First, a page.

Christmas Trees: An Eternal Symbol of Christmas?
Decorating a tree with spangly baubles is a tradition that dates back to the very birth of Christ himself. As any biblical scholar will confirm, Jesus was born in a pine tree that was heavily bedazzled for the occasion.
Oh, wait. That’s not quite how it went, is it?
In fact, the practice of decorating with pine boughs and trees is a custom that predates Christianity. For example, the Romans enjoyed Saturnalia, a festival that went over several days. It included gift-giving, generosity to the poor, a wee bit of ritual sacrifice and, you guessed it, decorated trees! The Vikings were also fond of decorated boughs. During their mid-winter festivities, the evergreen trees were seen as a potent symbol of life continuing despite the hardships of winter. That’s just a tiny snippet of the history of decorative trees, but you can see they’ve never been a strictly Christian affair.
In fact, decorated trees weren’t really adopted by the Christians until around the 16th century. It was the German Christians who adopted the tradition, but it didn’t really take off for a while. By the 19th century, Christmas trees existed in the US, but Americans thought they were a strange custom. No one else was terribly keen on them until a British Queen with a German husband got a one. Once a family portrait of Queen Victoria and her husband, Prince Albert, with their tree hit the papers, the Christmas Tree became the in-thing.
What has people outraged about the humble Christmas Tree right now?
At the moment, it’s the removal of the word “Christmas” from the boxes of the plastic trees sold at Big W.
If they aren’t labelled, how will we know what to do with the darn things? Instead, they are being billed as “Fibre Optic Tree” or “Pine Tree” and other unthinkably offensive titles.
People are baffled, upset and feeling as if the age of political correctness is stealing their religious celebrations. It doesn’t matter that the tree itself has decidedly un-Christian roots (see what I did there?!) because it is an affront to (some) Christians.
Some claim that non-Christians don’t even BUY trees, so what’s the point of taking Christ out of it?? I mean, I’m an atheist, raised in a non-religious home, who has had a tree every December for my whole life, but whatever.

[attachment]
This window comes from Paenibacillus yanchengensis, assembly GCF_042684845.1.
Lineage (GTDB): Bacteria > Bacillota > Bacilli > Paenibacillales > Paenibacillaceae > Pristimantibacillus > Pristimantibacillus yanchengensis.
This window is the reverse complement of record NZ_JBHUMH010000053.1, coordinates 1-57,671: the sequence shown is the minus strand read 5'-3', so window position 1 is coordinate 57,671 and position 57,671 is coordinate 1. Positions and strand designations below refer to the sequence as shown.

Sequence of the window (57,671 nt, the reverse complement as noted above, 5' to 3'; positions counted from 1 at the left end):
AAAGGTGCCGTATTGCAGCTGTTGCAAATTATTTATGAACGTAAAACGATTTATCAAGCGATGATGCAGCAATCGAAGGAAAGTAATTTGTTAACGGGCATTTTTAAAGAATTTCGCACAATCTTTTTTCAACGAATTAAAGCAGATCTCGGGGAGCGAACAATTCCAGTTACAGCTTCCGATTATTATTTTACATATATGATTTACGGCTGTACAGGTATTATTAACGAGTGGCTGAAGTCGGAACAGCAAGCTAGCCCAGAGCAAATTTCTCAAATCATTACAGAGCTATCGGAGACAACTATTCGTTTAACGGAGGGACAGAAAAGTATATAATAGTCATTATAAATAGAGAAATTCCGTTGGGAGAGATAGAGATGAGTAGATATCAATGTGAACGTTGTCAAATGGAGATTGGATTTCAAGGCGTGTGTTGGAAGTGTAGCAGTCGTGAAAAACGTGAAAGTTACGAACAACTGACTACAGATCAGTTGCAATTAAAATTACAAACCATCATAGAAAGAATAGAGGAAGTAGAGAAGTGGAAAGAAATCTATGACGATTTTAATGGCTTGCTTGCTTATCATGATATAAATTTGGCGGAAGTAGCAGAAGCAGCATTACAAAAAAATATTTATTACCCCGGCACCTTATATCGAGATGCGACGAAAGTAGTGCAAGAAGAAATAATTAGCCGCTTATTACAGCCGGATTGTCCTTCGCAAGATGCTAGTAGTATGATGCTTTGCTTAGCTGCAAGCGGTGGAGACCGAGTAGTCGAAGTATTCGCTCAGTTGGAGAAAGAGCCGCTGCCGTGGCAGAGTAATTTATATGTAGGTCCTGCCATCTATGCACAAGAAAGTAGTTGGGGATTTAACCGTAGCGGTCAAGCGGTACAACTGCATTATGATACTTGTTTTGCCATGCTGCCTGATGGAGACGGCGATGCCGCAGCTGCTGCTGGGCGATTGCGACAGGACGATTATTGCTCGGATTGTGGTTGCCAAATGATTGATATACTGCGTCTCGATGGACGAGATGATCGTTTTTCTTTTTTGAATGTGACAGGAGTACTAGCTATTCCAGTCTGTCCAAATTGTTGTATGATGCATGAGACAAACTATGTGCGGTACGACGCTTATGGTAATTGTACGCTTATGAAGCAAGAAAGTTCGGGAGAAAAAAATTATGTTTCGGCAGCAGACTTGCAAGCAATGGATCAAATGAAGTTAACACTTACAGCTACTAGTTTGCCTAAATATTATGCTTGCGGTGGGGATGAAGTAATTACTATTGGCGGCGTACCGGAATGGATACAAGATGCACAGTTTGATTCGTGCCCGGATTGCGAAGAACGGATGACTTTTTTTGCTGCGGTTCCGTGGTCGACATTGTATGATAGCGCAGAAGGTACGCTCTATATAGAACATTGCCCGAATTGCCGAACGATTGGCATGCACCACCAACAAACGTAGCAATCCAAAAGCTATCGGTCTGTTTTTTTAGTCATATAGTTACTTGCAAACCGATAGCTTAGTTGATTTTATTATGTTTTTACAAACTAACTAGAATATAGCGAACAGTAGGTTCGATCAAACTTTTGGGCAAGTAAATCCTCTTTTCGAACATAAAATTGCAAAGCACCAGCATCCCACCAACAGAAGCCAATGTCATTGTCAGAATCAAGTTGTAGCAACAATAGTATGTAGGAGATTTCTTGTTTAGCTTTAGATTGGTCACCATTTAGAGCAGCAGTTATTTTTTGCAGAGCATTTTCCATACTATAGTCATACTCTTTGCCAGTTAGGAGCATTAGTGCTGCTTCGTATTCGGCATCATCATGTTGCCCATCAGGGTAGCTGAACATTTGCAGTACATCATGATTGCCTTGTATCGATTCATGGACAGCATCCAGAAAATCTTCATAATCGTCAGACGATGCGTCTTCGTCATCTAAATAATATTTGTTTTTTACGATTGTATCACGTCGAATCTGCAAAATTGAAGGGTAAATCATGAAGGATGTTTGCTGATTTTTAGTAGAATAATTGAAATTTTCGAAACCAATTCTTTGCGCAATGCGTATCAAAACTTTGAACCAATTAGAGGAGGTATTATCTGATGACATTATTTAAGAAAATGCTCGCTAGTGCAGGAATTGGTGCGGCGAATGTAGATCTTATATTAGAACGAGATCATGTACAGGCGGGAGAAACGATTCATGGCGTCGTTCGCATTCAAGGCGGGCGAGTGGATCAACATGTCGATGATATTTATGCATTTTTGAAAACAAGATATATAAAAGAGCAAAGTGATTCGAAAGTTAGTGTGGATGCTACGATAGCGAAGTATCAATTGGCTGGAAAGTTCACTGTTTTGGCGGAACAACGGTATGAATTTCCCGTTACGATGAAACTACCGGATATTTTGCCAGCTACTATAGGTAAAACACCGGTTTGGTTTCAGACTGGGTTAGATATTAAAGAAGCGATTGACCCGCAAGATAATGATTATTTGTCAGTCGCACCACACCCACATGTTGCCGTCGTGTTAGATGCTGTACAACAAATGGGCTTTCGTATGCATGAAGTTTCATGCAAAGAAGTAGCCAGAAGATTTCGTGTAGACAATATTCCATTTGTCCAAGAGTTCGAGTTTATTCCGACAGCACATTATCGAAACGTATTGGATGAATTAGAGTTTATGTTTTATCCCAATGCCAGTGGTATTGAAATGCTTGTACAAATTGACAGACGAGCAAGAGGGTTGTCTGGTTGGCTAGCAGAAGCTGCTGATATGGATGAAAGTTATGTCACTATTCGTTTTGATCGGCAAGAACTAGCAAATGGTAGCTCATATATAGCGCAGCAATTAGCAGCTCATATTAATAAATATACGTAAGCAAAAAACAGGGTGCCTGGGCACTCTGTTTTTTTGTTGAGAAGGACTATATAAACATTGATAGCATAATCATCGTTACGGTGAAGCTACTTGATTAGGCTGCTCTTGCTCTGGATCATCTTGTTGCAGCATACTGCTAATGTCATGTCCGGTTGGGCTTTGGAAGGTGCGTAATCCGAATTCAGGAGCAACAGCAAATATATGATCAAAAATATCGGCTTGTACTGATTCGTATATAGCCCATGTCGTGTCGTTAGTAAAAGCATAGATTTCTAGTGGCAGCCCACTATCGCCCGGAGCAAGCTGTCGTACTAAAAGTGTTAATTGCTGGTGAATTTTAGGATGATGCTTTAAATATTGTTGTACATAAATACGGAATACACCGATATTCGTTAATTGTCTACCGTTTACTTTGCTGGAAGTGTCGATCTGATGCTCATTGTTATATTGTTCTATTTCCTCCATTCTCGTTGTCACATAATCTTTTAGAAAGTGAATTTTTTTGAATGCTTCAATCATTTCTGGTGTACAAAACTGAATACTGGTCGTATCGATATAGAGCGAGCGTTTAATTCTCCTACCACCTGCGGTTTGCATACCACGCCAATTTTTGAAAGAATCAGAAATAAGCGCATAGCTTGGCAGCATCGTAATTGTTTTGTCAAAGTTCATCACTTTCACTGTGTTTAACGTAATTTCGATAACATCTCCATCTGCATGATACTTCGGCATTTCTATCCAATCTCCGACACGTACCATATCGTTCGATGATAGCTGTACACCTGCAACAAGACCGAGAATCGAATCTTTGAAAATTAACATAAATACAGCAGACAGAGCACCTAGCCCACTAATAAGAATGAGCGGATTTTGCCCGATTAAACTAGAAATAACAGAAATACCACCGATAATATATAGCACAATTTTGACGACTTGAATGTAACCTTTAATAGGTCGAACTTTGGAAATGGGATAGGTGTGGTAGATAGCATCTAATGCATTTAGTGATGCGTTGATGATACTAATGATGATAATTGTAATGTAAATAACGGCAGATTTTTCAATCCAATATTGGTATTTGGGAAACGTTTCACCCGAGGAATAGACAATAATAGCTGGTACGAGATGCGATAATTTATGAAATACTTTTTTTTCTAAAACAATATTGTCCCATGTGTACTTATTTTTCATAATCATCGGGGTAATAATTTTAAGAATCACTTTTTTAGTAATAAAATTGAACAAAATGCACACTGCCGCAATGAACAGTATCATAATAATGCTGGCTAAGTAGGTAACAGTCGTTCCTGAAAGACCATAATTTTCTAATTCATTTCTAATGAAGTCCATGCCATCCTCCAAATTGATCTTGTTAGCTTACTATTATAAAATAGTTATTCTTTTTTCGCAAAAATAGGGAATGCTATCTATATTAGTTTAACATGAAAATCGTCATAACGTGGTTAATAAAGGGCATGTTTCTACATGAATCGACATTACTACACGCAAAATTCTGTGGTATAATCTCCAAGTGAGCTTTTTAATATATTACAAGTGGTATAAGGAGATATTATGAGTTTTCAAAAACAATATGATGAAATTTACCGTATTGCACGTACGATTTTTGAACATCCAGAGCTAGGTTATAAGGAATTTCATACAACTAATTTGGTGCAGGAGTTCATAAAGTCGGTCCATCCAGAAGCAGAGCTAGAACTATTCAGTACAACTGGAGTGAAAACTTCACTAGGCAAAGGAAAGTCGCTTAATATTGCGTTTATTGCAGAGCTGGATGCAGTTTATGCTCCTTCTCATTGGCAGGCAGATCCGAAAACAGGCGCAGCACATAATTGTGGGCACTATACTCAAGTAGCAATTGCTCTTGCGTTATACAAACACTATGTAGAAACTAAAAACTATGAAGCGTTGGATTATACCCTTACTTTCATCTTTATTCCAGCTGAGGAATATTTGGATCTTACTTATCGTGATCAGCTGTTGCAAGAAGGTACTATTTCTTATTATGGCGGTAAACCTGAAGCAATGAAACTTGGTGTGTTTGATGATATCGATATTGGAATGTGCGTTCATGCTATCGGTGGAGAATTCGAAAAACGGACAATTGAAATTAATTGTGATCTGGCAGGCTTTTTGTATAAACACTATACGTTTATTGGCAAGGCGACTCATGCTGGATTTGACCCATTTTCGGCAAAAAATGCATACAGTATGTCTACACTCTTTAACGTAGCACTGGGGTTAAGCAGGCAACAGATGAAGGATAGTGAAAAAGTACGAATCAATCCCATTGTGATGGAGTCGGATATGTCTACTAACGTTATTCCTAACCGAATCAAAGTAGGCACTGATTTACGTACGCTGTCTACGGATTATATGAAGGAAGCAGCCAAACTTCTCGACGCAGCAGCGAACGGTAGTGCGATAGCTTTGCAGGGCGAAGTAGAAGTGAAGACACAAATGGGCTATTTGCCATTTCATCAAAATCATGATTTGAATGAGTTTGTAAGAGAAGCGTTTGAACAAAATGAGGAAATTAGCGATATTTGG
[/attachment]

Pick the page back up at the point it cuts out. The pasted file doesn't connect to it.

Is this really about erasing Christianity from the holiday? Reeeaalllyy????
No, it isn’t. It’s actually something far more sinister than that. You see, Big W is still selling Christmas decorations to adorn their generic, celebratory, plastic pine trees.
Would they do that if they wanted to erase Christianity from Christmas? Of course not! That would be a bad move for business. And surely we know that business is all this is to Big W?! The last census showed “no religion” as on of the fastest growing demographics in Australia. Big W is just making their first move…
The Generic Celebration Tree Conspiracy
Soon, generic celebration trees will be available year-round. The quality will probably decrease, meaning fewer uses per tree. But you will need more uses for what these big retailers have in mind! For each festive occasion, we will see an onslaught of themed baubles and decorations. Catalogues full of styled, generic celebration trees for every occasion. This isn’t about erasing religion; it’s about a new revenue stream for department stores and dollar shops around the world!
Mark my words, come February, you’ll be considering a Valentine’s Day tree. Forking out your hard earned cash for heart baubles and sparkly cupids. St Patrick’s Day trees will be festooned with pots of gold and leprechauns. How do you think your kids will decorate the Mother’s Day and father’s Day trees next year? And will there be a competition in your neighbourhood for the spookiest Halloween tree?
It won’t end there. Once the first kid from school has a party complete with a personalised birthday tree, the trend will become so widespread that, in a century or two, we won’t remember a festive occasion without a decorated plastic tree. Insatiable retailers are branching out! They’re pining for greater profits! Big stores want evergreen profits! They don’t even care where their greed leaves us!
Repeat after me: Big w is not stealing Christmas.
Do you think decorating a tree for every occasion is ludicrous? A bizarre and unlikely conspiracy? Maybe it is. But it seems far more plausible than a department store that sells loads of Christmas products attempting to erase a religion by omitting the word “Christmas” from the packaging of one of their products. The idea that they are appeasing some minority group who isn’t even campaigning to remove the word “Christmas” from anything makes no sense.
Seriously, no one, not even Big W, is stealing Christmas. The right to practice your religion is literally enshrined in Australian law. If the box doesn’t explicitly say “Christmas Tree” on it, I am sure we will still figure out how to wrap it in tinsel and sling ornaments onto the bendy plastic branches.